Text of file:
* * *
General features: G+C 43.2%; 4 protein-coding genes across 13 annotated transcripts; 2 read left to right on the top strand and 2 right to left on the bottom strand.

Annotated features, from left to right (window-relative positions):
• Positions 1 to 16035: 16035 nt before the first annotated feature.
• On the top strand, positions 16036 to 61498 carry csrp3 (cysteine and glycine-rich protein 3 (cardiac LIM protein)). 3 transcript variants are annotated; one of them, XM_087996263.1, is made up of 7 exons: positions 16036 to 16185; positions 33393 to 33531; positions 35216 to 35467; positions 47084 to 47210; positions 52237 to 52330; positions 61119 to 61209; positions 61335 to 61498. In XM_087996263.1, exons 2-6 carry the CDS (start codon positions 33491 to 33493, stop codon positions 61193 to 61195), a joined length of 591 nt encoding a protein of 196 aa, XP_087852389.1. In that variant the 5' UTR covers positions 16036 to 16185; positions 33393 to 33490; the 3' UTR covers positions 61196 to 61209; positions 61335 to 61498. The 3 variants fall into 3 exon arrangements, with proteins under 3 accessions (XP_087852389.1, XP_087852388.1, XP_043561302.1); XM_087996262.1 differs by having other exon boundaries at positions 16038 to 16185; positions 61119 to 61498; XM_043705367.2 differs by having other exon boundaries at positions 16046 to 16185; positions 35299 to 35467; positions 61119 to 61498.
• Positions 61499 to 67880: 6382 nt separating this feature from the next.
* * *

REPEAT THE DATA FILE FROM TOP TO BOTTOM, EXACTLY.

General features: G+C 43.2%; 4 protein-coding genes across 13 annotated transcripts; 2 read left to right on the top strand and 2 right to left on the bottom strand.

Annotated features, from left to right (window-relative positions):
• Positions 1 to 16035: 16035 nt before the first annotated feature.
• On the top strand, positions 16036 to 61498 carry csrp3 (cysteine and glycine-rich protein 3 (cardiac LIM protein)). 3 transcript variants are annotated; one of them, XM_087996263.1, is made up of 7 exons: positions 16036 to 16185; positions 33393 to 33531; positions 35216 to 35467; positions 47084 to 47210; positions 52237 to 52330; positions 61119 to 61209; positions 61335 to 61498. In XM_087996263.1, exons 2-6 carry the CDS (start codon positions 33491 to 33493, stop codon positions 61193 to 61195), a joined length of 591 nt encoding a protein of 196 aa, XP_087852389.1. In that variant the 5' UTR covers positions 16036 to 16185; positions 33393 to 33490; the 3' UTR covers positions 61196 to 61209; positions 61335 to 61498. The 3 variants fall into 3 exon arrangements, with proteins under 3 accessions (XP_087852389.1, XP_087852388.1, XP_043561302.1); XM_087996262.1 differs by having other exon boundaries at positions 16038 to 16185; positions 61119 to 61498; XM_043705367.2 differs by having other exon boundaries at positions 16046 to 16185; positions 35299 to 35467; positions 61119 to 61498.
• Positions 61499 to 67880: 6382 nt separating this feature from the next.